Recent WorkViola Dominello
12 - 30 October
Opening Saturday 16 October, 3 - 5 (COVID-19 and social distancing aware)
Attention to the shifting and shimmering movement of Australian light creates works of lyrical abstraction and colour in VIOLA DOMINELLO’s recent paintings. Through painterly gesture DOMINELLO’s practice is imbued with a sensitivity that reveals moments of transient beauty in the landscape and through its intricacies.
DOMINELLO responds to the felt experience. Working en plein air, her practice is inspired by the German Romantic artist Caspar David Friedrich, who outlines, "The artist should not only paint what he sees before him, but also what he sees within him. If, however, he sees nothing within him, then he should also omit to paint then what he sees before him". For DOMINELLO it is this first encounter through en plein air practice that is later recreated in the studio, resulting in highly perceptive emotive works. Her paintings are alive with colour and movement that goes beyond the purely representational. VIOLA DOMINELLO creates works of quiet yet vibrant wonder. Finding inspiration near her home around the Hawkesbury and the hinterlands, a warmth and familiarity exudes from the landscapes. Working en plein air her first impressions jot down the essential features of the landscape, capturing an instant of changing light and tone. This sense of immediacy speaks of an intuitive artistry that captures the feeling and mood of a place.
With vigor DOMINELLO cuts into the paint, moving and scraping it over the canvas to create texture and movement. Her en plein air landscapes are atmospheric in mood and tonality, layered with marks to evoke landscapes and object of observation that are alive with movement and energy. DOMINELLO deftly captures the flux and illumination of light. Her palette exudes the heat of the changing Australian light. At the same time the artist hones in on the minutiae of what the land has to offer; craggy rock faces, the multitude of colours in peeling tree barks, the glimmer of light on water, fleeting encounters with small wildlife, and bursts of colour and texture found through small blossoms and blooms.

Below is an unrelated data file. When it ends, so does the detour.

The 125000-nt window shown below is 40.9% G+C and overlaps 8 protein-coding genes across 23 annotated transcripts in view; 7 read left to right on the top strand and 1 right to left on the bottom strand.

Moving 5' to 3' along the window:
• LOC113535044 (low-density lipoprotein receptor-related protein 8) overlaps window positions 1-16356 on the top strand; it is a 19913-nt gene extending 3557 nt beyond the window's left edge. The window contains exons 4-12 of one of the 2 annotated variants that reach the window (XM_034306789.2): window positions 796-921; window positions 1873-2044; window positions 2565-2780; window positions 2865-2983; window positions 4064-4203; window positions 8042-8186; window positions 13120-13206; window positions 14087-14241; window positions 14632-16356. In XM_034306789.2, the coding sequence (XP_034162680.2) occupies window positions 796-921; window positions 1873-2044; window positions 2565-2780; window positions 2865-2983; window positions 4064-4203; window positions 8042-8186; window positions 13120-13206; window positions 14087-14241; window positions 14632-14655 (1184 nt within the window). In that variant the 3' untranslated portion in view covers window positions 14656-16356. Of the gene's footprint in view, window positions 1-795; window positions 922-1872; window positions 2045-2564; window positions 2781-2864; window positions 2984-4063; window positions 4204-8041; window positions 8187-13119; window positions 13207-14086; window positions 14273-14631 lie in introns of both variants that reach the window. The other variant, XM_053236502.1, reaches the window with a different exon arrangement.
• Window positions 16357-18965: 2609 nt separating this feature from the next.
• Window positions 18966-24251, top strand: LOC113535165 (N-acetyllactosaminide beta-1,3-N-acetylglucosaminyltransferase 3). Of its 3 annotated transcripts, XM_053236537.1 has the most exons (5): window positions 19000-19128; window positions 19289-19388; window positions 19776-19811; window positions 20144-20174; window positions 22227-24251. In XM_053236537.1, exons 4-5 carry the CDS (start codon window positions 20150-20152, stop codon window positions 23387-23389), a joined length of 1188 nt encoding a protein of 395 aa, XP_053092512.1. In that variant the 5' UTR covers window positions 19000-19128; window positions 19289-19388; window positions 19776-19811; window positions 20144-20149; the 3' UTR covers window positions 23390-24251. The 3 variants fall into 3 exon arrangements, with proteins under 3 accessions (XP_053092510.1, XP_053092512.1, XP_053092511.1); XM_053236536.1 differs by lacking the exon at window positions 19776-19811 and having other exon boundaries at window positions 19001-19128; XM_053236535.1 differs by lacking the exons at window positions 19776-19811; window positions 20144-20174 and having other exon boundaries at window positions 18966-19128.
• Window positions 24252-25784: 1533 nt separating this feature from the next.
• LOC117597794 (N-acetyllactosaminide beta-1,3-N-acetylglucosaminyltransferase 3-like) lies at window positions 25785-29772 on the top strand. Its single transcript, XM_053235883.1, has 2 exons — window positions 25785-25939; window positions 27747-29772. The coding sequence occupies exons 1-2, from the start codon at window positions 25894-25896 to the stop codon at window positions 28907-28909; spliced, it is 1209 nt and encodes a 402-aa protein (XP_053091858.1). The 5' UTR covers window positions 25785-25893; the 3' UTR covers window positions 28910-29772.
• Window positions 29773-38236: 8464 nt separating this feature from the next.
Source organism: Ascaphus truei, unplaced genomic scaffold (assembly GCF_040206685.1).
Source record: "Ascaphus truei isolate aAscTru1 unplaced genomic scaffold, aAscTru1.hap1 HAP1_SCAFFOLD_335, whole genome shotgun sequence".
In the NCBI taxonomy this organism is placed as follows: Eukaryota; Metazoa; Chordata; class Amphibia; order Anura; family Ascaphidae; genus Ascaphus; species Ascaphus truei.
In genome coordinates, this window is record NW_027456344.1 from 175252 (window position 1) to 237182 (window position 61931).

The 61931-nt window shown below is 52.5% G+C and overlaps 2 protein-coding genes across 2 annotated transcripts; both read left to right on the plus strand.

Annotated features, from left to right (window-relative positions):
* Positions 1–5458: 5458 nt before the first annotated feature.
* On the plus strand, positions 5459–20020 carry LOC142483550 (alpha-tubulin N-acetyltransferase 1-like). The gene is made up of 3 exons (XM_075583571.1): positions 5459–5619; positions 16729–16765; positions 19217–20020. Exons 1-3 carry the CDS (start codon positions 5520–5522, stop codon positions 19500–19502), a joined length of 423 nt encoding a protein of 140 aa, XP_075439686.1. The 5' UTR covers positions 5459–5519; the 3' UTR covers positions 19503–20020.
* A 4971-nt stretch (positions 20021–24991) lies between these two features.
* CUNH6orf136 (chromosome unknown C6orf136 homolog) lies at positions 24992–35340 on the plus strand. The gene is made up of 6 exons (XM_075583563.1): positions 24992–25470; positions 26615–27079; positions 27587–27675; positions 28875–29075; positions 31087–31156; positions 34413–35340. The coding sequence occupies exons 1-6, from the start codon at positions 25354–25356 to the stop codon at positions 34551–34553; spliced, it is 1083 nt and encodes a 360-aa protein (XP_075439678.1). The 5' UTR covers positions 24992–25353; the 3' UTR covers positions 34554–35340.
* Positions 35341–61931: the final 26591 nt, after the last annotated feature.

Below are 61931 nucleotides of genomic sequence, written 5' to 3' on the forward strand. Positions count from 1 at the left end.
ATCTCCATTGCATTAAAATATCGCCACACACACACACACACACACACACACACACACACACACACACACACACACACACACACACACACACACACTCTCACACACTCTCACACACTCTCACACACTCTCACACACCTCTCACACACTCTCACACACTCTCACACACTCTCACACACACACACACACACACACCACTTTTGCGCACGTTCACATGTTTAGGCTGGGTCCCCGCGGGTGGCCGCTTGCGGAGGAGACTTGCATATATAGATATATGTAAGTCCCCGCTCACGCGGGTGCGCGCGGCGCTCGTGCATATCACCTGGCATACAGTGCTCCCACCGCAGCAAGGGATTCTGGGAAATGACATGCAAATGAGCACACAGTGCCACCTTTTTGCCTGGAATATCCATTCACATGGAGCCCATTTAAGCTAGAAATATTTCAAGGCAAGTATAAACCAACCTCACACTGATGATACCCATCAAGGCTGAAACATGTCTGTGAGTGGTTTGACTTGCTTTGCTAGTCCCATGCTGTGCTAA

Sydney SurroundsYvonne Boag
2 November - 27 November
Opening Saturday 6 November, 3 - 5 (COVID-19 and social distancing aware)
YVONNE BOAG is a Scottish-born Australian painter and printmaker whose work reflects the many places where she has lived, travelled and worked. Having spent the last 20 years dividing her time between South Korea and Australia, YVONNE BOAG’s art responds to these surroundings through her use of bold colours and forms. In Sydney Surrounds, her work focuses on bringing colour and vibrancy to locations around the Sydney area.
Living in different cultural contexts has informed YVONNE BOAG’s preoccupation with displacement. Beginning with moving from Scotland to Australia and, later, moving between Europe, South Korea, Japan and the Lockhart River Aboriginal Community on Cape York, she feeds off this dislocation and her work embodies the discomfort experienced when you don’t belong. At the same time this experience of place lends a genuine sense of curiosity and hyper-awareness to her art practice.
BOAG’s work becomes a response to new surroundings. Images are reduced to semi-abstract forms that combine areas of colour with line. The results are strong graphic forms that take on the character of signs. The pictures are simultaneously simple and complex. They become conversations between the artist and her context, reflecting the range of responses to being in a foreign place. There is a vivid and immediate quality to her works. Acrylics are used to capture those visceral encounters with new places and foreign vistas. The result is a patchwork of joyous and vibrant pops of colour in each work; radiating hot with energy and a sense of hyper-stimulation, as if attempting to drink in the sites all at once.
The not-so-far afield places surrounding Sydney depicted by YVONNE BOAG are tonally paired down to a select range of thematic colours and simplified forms that render the scenes almost completely abstract. Sense of perspective almost disappears from each composition of shapes and colours. However, the limited palette and forms within each work help to evoke a sense of time and place across these paintings.
Shades of SummerDeirdre Bean, Janet Dawson, Merran Esson, Rachel Fairfax, Jane Gerrish
30 November - 18 December
Opening Saturday 4 December, 3 - 5 (COVID-19 and social distancing aware)